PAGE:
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We  hosted a USDA Outreach Technical Demonstration at the farm on May 23, 2017. It rained all day, but that did not stop a good turnout of folks who enjoyed a fine lunch. They also gained lots of valuable information on hoop house and plastic culture vegetable production as well. Representatives from Coosa Valley RC&D, FSA, NRCS, and USDA Rural Development presented info on the support programs they provide to farmers, ranchers, homeowners, and individuals interested in entering agriculture-related activities.

Sneaky Crow Farm was the featured farm in the USDA's blog announcing the 2016 National Farmers Market Week. Above, our wonderful USDA Organic produce was being sold at the Thursday farmers market on the campus of Auburn University.

Read the full story at: http://blogs.usda.gov/2016/08/09/celebrate-national-farmers-market-week-by-supporting-local-producers/

The Auburn market is NOW OPEN for the season. 

We are busy harvesting the last of the spring/summer vegetables, including snap beans (Rattlesnake), Sun Melons, tomatoes, eggplants, peppers and okra.  Excessive rains during spring and summer months have shortened the life of most of our vegetable plants.

Not to worry, though. We are presently removing dead and dying plant debris and preparing the land for late summer/fall plantings of peas, beans, cucumbers, squash and other short maturity vegetables. We are also preparing our hoop house for planting of cool season crops that will be harvested during the early winter months or over-wintered and harvested in early spring 2018.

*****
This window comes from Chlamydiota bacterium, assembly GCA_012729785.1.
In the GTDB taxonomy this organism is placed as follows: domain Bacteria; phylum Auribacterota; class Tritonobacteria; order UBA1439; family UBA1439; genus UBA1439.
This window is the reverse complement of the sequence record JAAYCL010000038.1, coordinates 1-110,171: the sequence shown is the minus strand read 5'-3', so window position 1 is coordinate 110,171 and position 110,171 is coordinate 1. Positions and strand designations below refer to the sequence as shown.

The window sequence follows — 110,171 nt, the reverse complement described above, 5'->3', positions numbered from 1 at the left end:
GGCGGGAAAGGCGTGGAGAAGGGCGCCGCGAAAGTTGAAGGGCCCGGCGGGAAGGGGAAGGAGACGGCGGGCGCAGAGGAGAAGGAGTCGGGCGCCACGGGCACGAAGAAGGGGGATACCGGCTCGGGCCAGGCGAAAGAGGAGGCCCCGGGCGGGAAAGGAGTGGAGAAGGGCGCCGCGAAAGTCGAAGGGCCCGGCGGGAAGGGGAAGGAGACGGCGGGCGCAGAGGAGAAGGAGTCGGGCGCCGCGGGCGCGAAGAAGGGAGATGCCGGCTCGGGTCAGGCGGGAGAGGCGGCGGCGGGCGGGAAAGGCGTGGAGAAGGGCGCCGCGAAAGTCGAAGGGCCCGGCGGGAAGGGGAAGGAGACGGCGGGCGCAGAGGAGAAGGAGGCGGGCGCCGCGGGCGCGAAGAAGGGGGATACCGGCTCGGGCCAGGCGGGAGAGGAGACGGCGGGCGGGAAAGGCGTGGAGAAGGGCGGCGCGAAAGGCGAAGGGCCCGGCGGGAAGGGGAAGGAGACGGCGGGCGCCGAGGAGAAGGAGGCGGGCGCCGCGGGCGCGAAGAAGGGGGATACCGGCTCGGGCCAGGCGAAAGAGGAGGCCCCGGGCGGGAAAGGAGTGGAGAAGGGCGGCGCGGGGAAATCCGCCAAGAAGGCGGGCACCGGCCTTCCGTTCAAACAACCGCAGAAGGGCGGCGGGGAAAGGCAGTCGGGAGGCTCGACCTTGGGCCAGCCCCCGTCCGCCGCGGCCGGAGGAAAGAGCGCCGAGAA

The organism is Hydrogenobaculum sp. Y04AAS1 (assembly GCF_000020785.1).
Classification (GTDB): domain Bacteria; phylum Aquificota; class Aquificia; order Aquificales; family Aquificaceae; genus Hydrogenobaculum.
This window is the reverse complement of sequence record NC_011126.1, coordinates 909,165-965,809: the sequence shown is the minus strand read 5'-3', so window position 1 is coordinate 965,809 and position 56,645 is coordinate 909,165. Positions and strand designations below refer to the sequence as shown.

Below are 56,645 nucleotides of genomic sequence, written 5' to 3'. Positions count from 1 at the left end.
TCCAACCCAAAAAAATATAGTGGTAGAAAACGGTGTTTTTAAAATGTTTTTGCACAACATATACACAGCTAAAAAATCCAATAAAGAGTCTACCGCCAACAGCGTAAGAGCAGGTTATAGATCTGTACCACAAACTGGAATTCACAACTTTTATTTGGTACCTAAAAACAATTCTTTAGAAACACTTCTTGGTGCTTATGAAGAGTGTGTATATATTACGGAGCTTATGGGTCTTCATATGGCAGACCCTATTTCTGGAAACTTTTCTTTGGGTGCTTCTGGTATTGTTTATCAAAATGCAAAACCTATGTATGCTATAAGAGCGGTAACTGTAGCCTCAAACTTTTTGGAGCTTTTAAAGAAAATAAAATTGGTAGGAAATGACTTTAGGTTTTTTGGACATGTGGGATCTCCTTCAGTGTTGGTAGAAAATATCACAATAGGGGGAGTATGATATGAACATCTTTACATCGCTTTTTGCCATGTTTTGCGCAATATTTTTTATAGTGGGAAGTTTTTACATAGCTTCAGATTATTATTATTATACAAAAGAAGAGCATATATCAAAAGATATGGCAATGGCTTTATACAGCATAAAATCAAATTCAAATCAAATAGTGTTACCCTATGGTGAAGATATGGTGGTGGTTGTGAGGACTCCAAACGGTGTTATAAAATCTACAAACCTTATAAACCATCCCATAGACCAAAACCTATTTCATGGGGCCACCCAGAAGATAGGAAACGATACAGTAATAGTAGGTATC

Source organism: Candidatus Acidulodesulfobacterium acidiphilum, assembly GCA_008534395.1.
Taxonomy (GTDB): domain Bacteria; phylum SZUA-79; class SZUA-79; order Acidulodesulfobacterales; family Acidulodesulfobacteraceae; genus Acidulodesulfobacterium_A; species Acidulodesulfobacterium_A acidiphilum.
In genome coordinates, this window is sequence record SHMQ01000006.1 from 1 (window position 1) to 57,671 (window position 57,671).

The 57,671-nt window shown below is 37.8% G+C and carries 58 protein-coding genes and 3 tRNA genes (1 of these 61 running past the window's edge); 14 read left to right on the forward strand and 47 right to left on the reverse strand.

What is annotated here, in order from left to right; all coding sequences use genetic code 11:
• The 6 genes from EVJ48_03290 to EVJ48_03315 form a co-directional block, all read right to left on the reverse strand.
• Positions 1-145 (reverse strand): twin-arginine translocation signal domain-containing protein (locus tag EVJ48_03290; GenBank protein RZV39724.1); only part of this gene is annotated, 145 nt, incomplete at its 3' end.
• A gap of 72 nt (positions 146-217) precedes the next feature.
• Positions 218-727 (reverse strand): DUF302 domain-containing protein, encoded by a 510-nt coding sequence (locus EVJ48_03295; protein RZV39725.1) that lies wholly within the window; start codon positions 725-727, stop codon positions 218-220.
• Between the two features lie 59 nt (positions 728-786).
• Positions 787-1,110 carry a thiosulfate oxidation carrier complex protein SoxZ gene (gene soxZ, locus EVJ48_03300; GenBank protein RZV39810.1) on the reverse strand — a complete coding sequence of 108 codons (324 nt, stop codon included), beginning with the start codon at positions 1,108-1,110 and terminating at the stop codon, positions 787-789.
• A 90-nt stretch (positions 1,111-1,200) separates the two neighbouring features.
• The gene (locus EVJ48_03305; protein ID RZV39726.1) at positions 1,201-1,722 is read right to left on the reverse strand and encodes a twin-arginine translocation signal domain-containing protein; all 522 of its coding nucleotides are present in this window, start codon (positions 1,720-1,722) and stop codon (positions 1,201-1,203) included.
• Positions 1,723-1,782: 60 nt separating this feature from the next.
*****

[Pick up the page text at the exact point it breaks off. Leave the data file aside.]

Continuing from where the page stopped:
Growing in our hoop house in early May 2017 - carrots, Swiss chard, arugula, onions, collards, and strawberries. We also had a couple of rows of snap beans (Contender) growing in the hoop house. The produce was sold at area farmers markets.

The outside collards and turnips bolted (went to seed.) in April. Their beautiful yellow flowers loaded with pollen and nectar served as a food sources for our honey bees, bumble bees, butterflies, wild bees and other pollinators.

As part of our plan to increase items of interest on our farm, we are looking for in-kind contributions of old lumber that we can use to rehabilitate a 100+-year old farm house that was built around 1906.  The house, once rehabilitated, will be furnished with period furniture from the early 1900s and opened to tour groups (schools, clubs, etc.).

The immediate need now is for lumber (planks) that will be used to replace rotten and insect damaged siding.  We would be willing to harvest the planks from old farm houses and/or barns and remove the donated items. We could use some aged timbers to replace foundation timbers.  If you think you have some wood we could use, send us an e-mail with photos of the building or planks to gthornton {at} sneakycrowfarm {dot} com. Thanks.